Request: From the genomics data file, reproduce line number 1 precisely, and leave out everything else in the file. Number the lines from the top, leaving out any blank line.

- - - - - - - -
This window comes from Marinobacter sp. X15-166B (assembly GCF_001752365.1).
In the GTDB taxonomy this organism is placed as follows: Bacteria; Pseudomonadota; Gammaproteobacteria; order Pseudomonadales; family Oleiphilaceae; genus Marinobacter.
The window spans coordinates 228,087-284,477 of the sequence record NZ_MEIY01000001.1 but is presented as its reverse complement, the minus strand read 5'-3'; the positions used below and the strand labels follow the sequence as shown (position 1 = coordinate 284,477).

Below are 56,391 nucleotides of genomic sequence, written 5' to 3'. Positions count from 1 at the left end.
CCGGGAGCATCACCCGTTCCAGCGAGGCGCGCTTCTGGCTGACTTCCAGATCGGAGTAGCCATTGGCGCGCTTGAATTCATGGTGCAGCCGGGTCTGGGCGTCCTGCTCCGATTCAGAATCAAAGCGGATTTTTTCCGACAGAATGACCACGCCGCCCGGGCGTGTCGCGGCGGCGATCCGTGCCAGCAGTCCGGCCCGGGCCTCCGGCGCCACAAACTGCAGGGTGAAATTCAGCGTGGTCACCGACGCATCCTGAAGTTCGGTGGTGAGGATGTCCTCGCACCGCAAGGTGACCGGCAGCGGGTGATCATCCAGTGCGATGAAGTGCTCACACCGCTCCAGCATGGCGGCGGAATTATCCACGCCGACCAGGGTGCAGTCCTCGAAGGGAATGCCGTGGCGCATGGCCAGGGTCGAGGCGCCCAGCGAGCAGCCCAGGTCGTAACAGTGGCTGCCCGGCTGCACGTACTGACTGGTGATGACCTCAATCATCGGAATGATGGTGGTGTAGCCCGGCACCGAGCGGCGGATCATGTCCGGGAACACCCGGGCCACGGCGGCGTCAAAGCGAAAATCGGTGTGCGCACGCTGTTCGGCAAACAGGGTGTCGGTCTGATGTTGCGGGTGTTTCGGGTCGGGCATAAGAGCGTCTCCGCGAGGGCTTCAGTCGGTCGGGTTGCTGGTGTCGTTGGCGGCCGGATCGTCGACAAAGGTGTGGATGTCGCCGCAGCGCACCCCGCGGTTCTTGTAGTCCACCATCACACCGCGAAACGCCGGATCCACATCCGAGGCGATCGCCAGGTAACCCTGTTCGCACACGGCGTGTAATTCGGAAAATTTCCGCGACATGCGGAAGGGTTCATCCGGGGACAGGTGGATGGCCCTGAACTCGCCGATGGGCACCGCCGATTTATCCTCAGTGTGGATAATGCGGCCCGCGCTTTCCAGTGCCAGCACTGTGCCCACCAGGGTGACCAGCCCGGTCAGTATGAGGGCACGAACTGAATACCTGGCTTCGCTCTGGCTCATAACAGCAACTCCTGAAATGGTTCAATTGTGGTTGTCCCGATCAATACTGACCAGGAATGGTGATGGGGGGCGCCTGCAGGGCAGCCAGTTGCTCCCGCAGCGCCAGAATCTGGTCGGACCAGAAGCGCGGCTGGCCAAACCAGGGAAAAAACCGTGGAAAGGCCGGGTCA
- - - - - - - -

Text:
This window comes from Marinobacter sp. X15-166B (assembly GCF_001752365.1).